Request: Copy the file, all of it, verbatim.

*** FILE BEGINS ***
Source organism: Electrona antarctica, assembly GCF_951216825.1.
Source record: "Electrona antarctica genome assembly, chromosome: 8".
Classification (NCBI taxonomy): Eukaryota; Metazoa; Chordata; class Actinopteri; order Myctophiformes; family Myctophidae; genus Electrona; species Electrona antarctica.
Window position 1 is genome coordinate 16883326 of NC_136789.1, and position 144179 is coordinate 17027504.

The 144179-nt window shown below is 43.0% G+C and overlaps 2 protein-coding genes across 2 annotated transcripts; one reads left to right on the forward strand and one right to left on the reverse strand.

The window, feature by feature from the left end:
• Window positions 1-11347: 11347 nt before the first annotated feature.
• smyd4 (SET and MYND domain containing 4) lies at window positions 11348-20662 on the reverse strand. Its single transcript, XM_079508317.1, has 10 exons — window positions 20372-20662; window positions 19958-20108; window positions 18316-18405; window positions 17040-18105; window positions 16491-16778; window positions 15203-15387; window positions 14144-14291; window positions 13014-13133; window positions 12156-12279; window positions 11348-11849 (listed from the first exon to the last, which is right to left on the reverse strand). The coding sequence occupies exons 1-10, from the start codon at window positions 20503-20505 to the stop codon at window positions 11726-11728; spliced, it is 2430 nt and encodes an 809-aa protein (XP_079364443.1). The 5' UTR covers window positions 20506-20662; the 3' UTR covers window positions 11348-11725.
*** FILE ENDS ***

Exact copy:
Source organism: Electrona antarctica, assembly GCF_951216825.1.
Source record: "Electrona antarctica genome assembly, chromosome: 8".
Classification (NCBI taxonomy): Eukaryota; Metazoa; Chordata; class Actinopteri; order Myctophiformes; family Myctophidae; genus Electrona; species Electrona antarctica.
Window position 1 is genome coordinate 16883326 of NC_136789.1, and position 144179 is coordinate 17027504.

The 144179-nt window shown below is 43.0% G+C and overlaps 2 protein-coding genes across 2 annotated transcripts; one reads left to right on the forward strand and one right to left on the reverse strand.

The window, feature by feature from the left end:
• Window positions 1-11347: 11347 nt before the first annotated feature.
• smyd4 (SET and MYND domain containing 4) lies at window positions 11348-20662 on the reverse strand. Its single transcript, XM_079508317.1, has 10 exons — window positions 20372-20662; window positions 19958-20108; window positions 18316-18405; window positions 17040-18105; window positions 16491-16778; window positions 15203-15387; window positions 14144-14291; window positions 13014-13133; window positions 12156-12279; window positions 11348-11849 (listed from the first exon to the last, which is right to left on the reverse strand). The coding sequence occupies exons 1-10, from the start codon at window positions 20503-20505 to the stop codon at window positions 11726-11728; spliced, it is 2430 nt and encodes an 809-aa protein (XP_079364443.1). The 5' UTR covers window positions 20506-20662; the 3' UTR covers window positions 11348-11725.